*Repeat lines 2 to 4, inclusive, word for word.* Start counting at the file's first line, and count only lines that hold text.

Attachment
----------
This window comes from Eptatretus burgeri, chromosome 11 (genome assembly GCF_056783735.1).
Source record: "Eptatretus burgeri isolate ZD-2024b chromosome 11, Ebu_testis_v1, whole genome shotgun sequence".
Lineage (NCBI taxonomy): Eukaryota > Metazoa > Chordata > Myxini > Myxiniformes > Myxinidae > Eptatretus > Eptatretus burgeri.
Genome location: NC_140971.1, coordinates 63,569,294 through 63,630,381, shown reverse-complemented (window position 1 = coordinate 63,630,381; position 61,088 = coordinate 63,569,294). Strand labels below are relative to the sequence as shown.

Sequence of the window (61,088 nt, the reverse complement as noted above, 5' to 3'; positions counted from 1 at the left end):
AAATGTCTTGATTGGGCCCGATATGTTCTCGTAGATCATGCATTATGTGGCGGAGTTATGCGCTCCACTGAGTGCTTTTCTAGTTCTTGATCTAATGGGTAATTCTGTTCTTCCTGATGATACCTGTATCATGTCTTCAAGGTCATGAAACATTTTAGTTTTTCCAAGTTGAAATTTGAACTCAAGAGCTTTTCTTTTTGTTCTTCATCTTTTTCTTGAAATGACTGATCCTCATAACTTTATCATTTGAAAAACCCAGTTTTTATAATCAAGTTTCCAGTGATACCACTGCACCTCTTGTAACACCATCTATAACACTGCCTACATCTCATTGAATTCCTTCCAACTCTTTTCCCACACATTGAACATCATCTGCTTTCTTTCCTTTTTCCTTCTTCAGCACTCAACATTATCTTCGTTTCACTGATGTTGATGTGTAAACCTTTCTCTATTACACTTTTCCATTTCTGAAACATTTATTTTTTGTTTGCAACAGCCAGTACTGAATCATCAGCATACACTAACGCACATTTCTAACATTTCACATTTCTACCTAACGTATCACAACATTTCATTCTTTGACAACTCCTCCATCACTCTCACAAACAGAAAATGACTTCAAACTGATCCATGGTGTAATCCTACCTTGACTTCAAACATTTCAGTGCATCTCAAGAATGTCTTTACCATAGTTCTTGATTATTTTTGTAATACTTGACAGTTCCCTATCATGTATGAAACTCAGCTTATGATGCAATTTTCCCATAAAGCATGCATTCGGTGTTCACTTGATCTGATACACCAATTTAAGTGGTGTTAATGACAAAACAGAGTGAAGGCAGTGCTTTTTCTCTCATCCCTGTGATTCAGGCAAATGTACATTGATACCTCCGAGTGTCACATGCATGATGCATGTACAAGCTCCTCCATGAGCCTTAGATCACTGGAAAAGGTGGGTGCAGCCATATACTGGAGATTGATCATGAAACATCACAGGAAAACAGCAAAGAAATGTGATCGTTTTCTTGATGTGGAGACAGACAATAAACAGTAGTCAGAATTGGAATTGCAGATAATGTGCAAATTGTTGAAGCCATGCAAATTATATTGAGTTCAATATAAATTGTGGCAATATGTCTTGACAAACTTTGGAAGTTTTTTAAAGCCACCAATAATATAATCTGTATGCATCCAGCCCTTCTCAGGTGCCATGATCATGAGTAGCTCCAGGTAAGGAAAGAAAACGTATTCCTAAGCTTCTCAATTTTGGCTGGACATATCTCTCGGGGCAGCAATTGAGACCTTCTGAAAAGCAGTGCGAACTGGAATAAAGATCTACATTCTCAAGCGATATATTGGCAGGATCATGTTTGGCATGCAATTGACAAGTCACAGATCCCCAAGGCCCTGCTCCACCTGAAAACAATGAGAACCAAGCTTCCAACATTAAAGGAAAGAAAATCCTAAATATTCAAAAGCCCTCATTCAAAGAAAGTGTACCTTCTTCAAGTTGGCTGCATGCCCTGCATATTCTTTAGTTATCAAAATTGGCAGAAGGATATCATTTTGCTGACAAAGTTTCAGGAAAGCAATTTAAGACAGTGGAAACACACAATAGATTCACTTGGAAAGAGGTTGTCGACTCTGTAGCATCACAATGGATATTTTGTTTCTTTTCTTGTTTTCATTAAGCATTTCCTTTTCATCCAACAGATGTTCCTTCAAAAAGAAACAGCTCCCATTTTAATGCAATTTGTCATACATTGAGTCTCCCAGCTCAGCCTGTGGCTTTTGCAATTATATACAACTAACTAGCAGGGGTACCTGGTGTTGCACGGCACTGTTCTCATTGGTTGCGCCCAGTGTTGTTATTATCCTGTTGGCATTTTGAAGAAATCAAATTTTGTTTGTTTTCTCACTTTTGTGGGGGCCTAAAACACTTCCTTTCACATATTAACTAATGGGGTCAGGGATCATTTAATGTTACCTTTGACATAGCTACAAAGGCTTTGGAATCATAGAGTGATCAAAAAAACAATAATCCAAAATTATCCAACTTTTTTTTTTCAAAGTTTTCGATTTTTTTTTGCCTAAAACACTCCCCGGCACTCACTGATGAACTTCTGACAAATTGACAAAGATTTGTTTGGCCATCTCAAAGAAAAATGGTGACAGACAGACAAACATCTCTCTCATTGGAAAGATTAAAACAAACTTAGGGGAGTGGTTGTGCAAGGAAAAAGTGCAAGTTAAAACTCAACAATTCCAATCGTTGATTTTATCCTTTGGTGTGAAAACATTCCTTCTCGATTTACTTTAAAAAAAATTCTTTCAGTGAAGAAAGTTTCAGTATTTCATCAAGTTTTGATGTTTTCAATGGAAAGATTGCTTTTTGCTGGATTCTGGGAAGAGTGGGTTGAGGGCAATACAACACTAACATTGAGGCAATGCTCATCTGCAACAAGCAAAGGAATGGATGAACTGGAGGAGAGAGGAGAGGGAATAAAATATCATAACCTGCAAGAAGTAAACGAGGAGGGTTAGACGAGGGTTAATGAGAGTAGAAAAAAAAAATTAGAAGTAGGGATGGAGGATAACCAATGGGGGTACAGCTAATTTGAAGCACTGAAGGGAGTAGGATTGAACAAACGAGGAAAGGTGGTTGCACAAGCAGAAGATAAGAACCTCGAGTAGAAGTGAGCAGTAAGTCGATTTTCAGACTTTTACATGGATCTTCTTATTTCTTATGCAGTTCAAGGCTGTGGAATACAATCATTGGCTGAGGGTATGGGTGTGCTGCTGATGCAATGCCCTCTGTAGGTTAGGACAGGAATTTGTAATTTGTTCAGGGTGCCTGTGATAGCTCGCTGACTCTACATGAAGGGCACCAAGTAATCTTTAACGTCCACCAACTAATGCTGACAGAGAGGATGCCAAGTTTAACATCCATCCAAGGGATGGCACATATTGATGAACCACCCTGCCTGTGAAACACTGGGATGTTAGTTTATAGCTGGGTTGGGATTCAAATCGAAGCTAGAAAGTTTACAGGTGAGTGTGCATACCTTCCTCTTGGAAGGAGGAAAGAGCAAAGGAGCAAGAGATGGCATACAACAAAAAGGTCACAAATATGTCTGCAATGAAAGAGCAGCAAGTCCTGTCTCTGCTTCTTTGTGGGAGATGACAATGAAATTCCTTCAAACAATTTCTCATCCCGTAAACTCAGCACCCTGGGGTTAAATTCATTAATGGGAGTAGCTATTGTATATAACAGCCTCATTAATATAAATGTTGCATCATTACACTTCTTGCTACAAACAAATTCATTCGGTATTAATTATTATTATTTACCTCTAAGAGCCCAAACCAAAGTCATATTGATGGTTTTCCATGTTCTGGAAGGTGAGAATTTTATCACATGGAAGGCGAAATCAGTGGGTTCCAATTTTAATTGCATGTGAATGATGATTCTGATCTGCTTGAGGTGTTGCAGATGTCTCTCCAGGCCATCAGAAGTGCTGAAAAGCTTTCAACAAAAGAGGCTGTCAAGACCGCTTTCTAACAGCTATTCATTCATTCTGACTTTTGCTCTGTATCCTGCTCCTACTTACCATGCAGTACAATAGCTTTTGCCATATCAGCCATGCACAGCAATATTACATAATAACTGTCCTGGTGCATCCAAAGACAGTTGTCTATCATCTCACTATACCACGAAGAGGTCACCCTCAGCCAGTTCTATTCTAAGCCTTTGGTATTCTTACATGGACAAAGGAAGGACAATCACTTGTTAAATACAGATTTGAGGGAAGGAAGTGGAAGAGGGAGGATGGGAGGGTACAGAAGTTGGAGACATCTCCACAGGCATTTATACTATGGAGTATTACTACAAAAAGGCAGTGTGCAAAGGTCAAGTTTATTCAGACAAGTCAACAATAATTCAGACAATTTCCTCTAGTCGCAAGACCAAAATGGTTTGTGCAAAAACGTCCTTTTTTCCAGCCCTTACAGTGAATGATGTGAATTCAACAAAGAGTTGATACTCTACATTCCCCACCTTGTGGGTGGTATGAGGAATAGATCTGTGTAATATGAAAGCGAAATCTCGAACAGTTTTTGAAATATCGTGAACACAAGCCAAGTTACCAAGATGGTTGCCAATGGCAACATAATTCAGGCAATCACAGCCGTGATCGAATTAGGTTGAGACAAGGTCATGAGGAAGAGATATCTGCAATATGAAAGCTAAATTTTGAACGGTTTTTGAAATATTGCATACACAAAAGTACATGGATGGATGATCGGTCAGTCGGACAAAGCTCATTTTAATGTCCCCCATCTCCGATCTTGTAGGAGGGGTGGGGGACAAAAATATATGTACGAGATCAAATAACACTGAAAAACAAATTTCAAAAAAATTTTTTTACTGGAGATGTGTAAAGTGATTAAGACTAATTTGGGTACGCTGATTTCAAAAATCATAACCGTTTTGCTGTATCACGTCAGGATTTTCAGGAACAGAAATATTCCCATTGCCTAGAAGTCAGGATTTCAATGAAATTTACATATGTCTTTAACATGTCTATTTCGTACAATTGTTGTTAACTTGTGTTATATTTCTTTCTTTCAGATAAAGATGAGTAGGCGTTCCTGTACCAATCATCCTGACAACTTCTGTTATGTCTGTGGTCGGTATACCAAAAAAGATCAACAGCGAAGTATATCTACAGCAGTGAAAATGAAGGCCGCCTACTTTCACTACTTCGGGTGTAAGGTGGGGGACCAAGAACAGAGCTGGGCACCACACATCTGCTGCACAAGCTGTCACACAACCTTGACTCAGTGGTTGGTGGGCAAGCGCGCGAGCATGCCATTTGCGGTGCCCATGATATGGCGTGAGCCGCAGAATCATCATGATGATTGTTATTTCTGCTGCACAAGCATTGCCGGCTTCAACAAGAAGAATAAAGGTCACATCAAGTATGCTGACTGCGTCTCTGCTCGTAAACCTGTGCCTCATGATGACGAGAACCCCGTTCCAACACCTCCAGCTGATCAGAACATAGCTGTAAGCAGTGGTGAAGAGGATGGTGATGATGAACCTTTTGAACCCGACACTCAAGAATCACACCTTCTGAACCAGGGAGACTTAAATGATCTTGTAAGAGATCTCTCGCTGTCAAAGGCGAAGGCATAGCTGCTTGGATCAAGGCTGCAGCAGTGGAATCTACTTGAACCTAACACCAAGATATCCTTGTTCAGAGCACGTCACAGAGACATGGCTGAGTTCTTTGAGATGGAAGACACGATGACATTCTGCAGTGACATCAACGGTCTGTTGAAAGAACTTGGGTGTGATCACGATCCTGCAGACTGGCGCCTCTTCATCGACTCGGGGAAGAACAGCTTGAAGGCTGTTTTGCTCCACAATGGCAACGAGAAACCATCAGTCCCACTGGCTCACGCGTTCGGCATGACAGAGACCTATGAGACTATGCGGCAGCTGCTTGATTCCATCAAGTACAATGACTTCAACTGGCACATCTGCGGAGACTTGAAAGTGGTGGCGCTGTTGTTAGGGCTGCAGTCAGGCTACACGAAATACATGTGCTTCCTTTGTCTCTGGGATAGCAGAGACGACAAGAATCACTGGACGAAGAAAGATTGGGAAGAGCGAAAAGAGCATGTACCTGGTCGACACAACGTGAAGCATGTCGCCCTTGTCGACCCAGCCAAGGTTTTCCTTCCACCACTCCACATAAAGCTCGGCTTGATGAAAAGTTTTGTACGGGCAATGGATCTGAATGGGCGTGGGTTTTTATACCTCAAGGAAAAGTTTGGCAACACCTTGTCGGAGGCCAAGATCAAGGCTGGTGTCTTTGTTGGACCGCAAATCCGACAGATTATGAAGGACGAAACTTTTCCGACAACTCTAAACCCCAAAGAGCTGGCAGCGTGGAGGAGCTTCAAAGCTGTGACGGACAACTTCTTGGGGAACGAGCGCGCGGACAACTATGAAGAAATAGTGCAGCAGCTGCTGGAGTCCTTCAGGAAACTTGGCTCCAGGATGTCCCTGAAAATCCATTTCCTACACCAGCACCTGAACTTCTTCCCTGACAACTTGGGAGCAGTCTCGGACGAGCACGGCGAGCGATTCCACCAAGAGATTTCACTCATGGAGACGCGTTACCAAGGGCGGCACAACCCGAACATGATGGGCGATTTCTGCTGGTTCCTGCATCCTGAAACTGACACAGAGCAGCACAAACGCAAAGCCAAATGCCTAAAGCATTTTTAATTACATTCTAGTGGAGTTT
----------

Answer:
Source record: "Eptatretus burgeri isolate ZD-2024b chromosome 11, Ebu_testis_v1, whole genome shotgun sequence".
Lineage (NCBI taxonomy): Eukaryota > Metazoa > Chordata > Myxini > Myxiniformes > Myxinidae > Eptatretus > Eptatretus burgeri.
Genome location: NC_140971.1, coordinates 63,569,294 through 63,630,381, shown reverse-complemented (window position 1 = coordinate 63,630,381; position 61,088 = coordinate 63,569,294). Strand labels below are relative to the sequence as shown.